The fine new album by the two-time Juno Award-winning musician, Jenny Whiteley, pays tribute to her family’s business — music.
Let’s start with the title. Jenny named her album, The Original Jenny Whiteley, after the Original Sloth Band, the Toronto-based group formed in the 1960s by her dad, Chris Whiteley, and his brother, Ken Whiteley. Like their band, her album is a bluegrass-infused exercise in down-to-earth music making, including traditional numbers she learned from them, and some of her own songs inspired by her childhood.
“This is the music I grew up with,” Whiteley says. “The Original title is a little cheeky, I suppose, but it really stuck with me because of my dad and their band. That’s the reason I got to go to all these festivals and live-music events as a kid. It was a huge influence on me growing up. And seeing the way people are in a band, and the way a family works when someone’s away touring. It seemed the right time to acknowledge the upbringing that I’ve had, and realize how lucky I am. I’ve dedicated the album to my dad.”
One of the standout tracks is a cover of $100, a song written by Toronto clawhammer-banjo player Chris Coole that captures the challenges of the modern musician. “This old hundred dollars won’t go far,” the tune goes, “Came from singing songs in a downtown bar. For a little while you can say it’s mine, but if you want a piece, get in line.”
“That song seemed to reflect the whole period of when I was first starting outside of my family’s influence,” Jenny said. “I’m more or less (from a) middle-class upbringing, and my dad would go to work, but rather than go to an office, he was going to play music. Then I had a band called Heartbreak Hill with my brother and two other folks, and we were working shows every week, and all of a sudden, I was like, ‘Oh my goodness, I’m a working musician.’”
But, the song continues, you “pay $800 for a two-bit room, and when it rains the storm comes through. It’s the price you pay when you live in town. Where there’s always something shaking when the sun goes down.”
Jenny and her musician husband, Joey Wright, solved that dilemma 15 years ago by moving to rural Eastern Ontario, settling in the hamlet of Elphin, west of Perth, just down the road from another Juno award winner, David Francey.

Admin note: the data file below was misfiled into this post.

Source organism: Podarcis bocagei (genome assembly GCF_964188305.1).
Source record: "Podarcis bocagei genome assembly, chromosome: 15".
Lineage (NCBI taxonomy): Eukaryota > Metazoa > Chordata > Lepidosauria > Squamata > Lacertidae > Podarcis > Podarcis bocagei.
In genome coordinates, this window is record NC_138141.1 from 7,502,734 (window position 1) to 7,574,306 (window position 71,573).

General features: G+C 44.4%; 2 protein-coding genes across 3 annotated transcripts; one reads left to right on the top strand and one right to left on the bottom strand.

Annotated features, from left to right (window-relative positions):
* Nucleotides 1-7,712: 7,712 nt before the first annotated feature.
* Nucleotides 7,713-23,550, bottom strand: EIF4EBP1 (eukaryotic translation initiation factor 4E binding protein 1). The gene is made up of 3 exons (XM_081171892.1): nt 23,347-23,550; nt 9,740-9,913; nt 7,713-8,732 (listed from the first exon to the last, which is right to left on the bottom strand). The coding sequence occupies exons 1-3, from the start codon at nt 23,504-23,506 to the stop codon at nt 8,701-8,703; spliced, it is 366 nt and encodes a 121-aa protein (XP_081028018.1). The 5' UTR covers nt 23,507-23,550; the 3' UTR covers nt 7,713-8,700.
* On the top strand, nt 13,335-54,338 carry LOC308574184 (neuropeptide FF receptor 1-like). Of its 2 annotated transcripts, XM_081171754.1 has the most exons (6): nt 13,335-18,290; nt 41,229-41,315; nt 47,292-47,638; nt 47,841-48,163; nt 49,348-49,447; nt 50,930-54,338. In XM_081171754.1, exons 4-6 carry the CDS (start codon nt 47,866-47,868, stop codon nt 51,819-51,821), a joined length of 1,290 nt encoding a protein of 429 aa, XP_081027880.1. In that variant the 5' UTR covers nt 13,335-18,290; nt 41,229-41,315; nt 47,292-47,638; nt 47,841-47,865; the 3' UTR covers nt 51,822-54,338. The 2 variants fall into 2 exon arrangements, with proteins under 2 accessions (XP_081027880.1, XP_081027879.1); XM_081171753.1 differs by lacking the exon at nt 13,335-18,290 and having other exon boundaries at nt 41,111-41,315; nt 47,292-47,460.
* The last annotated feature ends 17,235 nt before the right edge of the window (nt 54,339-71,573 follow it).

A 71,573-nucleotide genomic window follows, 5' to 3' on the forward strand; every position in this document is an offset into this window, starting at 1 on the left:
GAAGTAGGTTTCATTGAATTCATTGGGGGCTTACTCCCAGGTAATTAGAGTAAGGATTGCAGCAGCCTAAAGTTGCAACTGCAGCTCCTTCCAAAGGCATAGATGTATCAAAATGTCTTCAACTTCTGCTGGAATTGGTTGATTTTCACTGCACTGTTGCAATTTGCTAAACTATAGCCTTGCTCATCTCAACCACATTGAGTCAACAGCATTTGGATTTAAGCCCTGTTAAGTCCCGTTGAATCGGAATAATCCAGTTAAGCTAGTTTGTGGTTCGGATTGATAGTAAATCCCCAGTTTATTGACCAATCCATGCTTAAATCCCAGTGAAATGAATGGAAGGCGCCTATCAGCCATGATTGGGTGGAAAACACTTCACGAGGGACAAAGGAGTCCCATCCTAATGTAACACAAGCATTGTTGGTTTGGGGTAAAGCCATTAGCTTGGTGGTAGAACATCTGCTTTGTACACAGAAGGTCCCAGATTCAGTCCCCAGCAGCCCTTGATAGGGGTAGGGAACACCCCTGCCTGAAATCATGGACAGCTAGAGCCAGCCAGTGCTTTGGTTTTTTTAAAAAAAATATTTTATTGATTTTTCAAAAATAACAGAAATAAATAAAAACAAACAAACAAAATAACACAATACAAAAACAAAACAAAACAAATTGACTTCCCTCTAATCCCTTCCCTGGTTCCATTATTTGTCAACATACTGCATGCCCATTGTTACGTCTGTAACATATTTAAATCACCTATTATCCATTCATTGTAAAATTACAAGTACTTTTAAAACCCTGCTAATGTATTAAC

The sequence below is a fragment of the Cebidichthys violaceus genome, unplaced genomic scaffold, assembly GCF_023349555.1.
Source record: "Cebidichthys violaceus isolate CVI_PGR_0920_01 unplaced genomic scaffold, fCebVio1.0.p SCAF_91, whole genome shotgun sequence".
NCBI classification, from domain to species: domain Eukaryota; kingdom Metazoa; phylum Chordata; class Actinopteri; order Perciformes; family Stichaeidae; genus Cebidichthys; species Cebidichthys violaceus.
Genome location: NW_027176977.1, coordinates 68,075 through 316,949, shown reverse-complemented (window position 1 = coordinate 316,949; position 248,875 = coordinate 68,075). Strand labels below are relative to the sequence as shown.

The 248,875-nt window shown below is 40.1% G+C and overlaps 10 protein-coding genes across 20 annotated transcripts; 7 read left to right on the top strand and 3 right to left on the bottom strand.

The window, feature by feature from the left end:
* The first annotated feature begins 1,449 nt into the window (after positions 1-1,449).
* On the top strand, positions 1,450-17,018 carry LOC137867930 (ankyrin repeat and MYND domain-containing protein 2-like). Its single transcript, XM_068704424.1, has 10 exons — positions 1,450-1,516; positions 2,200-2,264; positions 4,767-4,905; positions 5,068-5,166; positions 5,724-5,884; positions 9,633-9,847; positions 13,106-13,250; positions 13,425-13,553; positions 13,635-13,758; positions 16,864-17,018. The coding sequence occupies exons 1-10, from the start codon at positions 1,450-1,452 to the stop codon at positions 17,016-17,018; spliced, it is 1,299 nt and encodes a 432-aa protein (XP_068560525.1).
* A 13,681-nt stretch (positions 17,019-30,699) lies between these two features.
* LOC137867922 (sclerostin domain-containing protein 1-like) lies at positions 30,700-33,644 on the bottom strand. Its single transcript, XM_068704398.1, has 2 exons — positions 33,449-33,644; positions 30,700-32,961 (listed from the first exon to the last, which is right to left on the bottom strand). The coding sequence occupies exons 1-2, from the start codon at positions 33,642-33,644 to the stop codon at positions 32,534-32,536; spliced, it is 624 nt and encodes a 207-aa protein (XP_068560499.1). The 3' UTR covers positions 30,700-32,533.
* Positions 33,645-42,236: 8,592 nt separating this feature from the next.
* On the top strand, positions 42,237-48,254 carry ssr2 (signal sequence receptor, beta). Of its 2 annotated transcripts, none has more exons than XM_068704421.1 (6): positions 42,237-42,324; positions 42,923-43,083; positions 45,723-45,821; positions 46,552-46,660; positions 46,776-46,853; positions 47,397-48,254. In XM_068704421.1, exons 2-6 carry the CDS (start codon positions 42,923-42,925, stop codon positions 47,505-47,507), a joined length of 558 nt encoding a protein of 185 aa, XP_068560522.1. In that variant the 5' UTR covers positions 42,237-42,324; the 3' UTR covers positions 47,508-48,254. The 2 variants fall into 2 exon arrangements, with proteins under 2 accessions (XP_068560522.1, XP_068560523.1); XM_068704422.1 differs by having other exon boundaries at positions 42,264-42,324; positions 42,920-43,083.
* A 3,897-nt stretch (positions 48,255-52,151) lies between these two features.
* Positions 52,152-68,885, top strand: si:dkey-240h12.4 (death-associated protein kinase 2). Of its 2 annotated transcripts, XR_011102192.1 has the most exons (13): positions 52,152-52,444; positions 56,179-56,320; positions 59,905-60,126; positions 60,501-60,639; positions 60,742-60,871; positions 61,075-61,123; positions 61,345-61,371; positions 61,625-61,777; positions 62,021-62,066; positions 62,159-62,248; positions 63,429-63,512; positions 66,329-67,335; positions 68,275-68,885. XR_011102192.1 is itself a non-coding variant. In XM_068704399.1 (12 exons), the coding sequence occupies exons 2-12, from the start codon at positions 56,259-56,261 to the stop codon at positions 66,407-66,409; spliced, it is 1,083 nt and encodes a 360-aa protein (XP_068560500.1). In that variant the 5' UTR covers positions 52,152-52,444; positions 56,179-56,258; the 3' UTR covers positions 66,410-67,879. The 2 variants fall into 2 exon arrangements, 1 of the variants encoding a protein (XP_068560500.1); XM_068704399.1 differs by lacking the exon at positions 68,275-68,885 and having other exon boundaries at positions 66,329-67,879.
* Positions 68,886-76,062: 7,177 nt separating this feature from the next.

“My mom moved to this area close to 20 years ago so we knew the area,” Whiteley said, explaining how they happened to land in Elphin. “When we got married and decided we might like to buy a house, we knew we probably couldn’t buy in Toronto and keep doing what we wanted to be doing so we started looking up here and got this lovely old farmhouse.”
The new album is Whiteley’s first in six long years. During that time, the 45-year-old mother of two daughters took some time away from touring, made another album with her brother (not yet released) and then spent last year in France with her husband and children, fulfilling a dream they’d had for years.
The new one, her fifth solo project, was recorded before the family decamped for France. Jenny joined producer Chris Brown in his Kingston-area Wolfe Island studio with musicians Sam Allison and Teillard Frost. Her dad and uncle are guests on one song, Things Are Coming My Way.
“I knew I wanted to do a record that was really live and really acoustic,” she says, “and I wanted just a few musicians doing simple versions of the songs. “It was very much that: Just the three of us singing and playing songs and recording them really organically.”
Which brings us to another reality expressed in the $100 song: “Well, you get yourself a band and you work real hard, And then you make a record on your credit card. You try to sell a few, but the man at the store, Tells you ‘nobody pays for music anymore.’”
To make ends meet, Jenny and her husband run a catering company. She’s also worked as an event coordinator and operates an annual bluegrass camp for adults. It’s been a few years since she’s toured regularly, but with rave reviews of the album popping up in various countries, there are plans to hit the road, including her first tour of Ireland next spring.
“For me, the key to success in any art is to be able to do it when it’s pleasurable,” Jenny says. “I don’t want to be slogging doing my art to pay the rent. It sucks the life out of it. I did take some time away from touring so now it’s really fun. Change is as good as a rest. Everything seems new again, which is exactly what I was hoping for.”